a coat for a fiver

So theres a coat, reduced from 20 to 10 to 5….. its wool cashmere, no pocket shaping dart getting in the way, long, navy, and although a mans coat, there was sufficient fabric around the hips for a remake.  I got this coat last spring and put in to the ‘to do’ side.

remake a coat upcycle a coat



There a a few things I have found useful in remaking wool coats

1.  A size 10 will never make a size 12.  This is an obvious one, but sometimes my enthusiasm makes me think I can.  For me, generally, the best way to use up the fabric effectively  is to work with the same style, and also the easiest.  A raglan sleeve is best left a raglan sleeve. I also choose in this case to keep the pockets.  I had originally thought to take these out and try and conceal a dart in this line, but I also thought why not just do it the easiest way.  


2.  Steam and rest fabric.  After taking the coat apart, I brushed and steam ironed each piece.  I sometimes use a water vinegar spray to help lift the pile and flatten some pressed seams and creases.  Then if the fabric is rested overnight, so it can relax back into shape very well indeed.  This I should have done, but I was a bit impatient and only left it for a few hours, and paid for it when I put in the facings!


3.  New lining is probably best.  In general the lining is often not worth reusing and it is difficult to recut, and I can reuse it in smaller projects.   I reused this as it looked so warm and was in good condition, and had loads of inside pockets.  However, I did have a twist in the recut sleeve linings, it doesn’t show when wearing, but the seam is skewed on the inside and I only found this out after it was sewn, so I unpicked the sleeve lining hem, and let it hang naturally, repinned, resewed.  Who knows if this was my cut or the old lining, but if faced with same dilemma again, I would re-cut the sleeves from fresh lining..  The last jacket I tried a cotton sheet for lining and it was not warm . Also, the slash for the slit in the original coat was left and I just did a patch repair.  As its a ‘casual’ coat, I am not overly bothered.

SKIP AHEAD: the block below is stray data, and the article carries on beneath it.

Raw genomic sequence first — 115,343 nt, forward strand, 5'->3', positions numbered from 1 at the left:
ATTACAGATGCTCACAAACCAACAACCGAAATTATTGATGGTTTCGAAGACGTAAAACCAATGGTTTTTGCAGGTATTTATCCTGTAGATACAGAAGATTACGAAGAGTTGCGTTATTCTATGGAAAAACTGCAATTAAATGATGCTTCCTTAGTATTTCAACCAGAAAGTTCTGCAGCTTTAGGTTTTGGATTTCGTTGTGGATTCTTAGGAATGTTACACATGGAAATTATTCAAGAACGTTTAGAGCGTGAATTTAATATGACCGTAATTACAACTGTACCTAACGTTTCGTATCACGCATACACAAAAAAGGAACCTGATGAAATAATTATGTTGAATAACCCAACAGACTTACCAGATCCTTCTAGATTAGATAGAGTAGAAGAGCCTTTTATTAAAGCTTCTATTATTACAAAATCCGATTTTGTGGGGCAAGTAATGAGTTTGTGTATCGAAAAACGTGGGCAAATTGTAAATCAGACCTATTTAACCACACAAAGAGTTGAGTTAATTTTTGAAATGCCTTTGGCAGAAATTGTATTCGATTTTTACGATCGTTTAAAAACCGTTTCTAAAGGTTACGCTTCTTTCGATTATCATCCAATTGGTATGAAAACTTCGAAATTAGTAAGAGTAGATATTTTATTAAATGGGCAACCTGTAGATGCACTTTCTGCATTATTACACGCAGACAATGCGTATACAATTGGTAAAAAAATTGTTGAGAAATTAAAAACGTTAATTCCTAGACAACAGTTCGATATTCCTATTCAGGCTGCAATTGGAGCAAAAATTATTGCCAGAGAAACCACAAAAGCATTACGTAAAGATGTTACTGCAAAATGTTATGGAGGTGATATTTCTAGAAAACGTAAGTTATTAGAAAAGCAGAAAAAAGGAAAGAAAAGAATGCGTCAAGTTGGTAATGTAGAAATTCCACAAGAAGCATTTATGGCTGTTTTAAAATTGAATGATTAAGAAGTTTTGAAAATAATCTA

4.  Press and rest as you go.  It really makes a difference.  It was an Ann Ladbury tip from ‘Clothes that Count’ where she suggested when you have finished making your coat, to give it a final steam and light press, and then to put it on a dress form overnight so it could relax into its new shape.  I tend to do this as much as I can after each sewing session also, and had to do extra for all the in-betweens for this coat to compensate for the rushed start.

I had rushed the beginning of this coat as I had hoped to wear it to a lunch with my sister and in the end, I didn’t as I had to rework one or two areas over my rushed start.  The facings were a problem as it was a mans coat so I used the buttonhole facing on the button side (ladies side) so I zig-zag closed the small bit of button hole that was visible as the popper covers it pretty much..  I decided to go with covered poppers as closures.  As the one with the silver sticky out bit was more attractive, I left this facing out, and I have poppers done both ways on various coats. 


I used the collar for the neck facing and its clunky but serviceable.  I was trying to save as much fabric as I could for the detachable hood.  


so the coat was a fiver, I reused the lining, and the poppers cost a whole SIX euro!!!.  I love the coat, its perfect.  The hood is great, but as the autumn weather has been bright and dry I have been wearing it without, and I prefer the coat without the hood, but if its raining, hoods are much handier than hats or umbrellas so its great to have the option.

and finally, my friend Cathriona took some photographs…. a gazillion thanks as I am a rather impatient subject!